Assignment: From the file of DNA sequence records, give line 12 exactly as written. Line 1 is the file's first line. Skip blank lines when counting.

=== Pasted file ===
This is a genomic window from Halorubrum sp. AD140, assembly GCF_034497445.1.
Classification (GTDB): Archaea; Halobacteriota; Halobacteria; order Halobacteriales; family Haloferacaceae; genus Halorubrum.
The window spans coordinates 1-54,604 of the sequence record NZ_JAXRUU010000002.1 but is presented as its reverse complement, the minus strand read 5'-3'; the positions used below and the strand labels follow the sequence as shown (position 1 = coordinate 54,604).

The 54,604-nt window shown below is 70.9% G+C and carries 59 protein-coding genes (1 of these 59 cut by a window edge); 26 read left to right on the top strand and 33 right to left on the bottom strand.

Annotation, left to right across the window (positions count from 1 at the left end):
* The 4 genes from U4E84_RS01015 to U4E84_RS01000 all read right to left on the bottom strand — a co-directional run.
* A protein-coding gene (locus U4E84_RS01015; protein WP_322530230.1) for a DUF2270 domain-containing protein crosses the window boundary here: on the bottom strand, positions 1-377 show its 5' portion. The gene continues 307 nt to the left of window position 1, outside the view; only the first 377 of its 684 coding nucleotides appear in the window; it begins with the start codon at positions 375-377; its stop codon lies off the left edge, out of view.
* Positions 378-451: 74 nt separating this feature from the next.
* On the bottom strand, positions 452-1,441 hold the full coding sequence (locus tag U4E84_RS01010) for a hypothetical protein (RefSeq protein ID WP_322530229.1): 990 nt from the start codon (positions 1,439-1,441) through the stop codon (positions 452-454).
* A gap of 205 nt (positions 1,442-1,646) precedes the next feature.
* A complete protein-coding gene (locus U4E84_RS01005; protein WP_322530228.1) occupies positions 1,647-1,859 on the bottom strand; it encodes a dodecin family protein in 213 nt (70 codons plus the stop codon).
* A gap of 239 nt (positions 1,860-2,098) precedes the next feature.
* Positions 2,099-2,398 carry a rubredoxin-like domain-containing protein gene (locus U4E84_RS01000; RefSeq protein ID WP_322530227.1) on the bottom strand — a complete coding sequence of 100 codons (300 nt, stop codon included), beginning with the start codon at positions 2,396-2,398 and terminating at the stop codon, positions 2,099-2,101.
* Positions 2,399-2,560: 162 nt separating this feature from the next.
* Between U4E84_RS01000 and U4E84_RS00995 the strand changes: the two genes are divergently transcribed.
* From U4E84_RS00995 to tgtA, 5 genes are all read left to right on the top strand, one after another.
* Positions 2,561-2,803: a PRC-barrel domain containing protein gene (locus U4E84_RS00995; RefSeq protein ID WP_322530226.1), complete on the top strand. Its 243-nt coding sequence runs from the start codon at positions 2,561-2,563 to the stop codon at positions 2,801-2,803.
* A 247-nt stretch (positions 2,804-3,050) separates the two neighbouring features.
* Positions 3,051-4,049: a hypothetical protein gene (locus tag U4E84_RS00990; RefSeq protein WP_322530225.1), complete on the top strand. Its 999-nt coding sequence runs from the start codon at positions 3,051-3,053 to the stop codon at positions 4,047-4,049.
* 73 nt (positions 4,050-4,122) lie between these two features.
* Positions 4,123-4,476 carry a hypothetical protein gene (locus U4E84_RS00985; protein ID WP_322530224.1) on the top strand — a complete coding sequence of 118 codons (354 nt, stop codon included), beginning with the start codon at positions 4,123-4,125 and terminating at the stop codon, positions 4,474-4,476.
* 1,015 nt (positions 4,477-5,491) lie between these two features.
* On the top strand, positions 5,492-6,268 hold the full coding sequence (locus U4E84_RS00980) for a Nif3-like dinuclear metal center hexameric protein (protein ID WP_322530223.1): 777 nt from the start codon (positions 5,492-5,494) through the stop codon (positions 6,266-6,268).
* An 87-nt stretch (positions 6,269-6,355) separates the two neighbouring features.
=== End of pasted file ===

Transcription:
* A gap of 239 nt (positions 1,860-2,098) precedes the next feature.